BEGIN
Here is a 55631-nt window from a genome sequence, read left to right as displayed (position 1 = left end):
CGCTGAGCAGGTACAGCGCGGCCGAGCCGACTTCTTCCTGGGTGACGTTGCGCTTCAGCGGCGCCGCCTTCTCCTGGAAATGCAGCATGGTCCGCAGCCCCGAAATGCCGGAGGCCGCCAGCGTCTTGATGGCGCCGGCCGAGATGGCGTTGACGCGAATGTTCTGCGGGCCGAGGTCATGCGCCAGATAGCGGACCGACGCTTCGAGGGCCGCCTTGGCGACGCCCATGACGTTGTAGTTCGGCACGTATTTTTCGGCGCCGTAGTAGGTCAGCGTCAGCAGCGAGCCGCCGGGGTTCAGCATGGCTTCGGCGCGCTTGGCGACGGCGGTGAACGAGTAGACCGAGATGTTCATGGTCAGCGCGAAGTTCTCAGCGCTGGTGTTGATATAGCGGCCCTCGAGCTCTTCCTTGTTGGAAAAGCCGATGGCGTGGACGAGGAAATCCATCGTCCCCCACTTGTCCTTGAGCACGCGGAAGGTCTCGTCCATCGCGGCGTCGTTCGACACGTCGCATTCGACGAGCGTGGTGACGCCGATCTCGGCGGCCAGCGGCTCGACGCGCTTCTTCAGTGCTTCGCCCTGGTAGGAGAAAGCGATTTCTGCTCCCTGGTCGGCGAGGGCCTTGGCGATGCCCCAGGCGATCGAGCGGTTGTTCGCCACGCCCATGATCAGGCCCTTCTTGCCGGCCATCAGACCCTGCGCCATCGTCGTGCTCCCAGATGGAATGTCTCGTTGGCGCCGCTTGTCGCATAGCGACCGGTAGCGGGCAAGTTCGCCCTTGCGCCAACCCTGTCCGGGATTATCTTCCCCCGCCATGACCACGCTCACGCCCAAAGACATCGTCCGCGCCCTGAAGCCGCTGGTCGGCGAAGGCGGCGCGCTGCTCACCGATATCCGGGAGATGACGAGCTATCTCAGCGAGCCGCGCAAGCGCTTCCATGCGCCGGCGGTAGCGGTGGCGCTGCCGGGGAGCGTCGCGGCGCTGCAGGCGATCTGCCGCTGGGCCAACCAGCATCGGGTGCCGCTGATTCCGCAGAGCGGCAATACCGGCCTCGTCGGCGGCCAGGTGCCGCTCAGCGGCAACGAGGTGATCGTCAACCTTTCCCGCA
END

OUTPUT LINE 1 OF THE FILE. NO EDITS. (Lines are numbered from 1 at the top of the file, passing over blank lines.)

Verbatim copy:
Here is a 55631-nt window from a genome sequence, read left to right as displayed (position 1 = left end):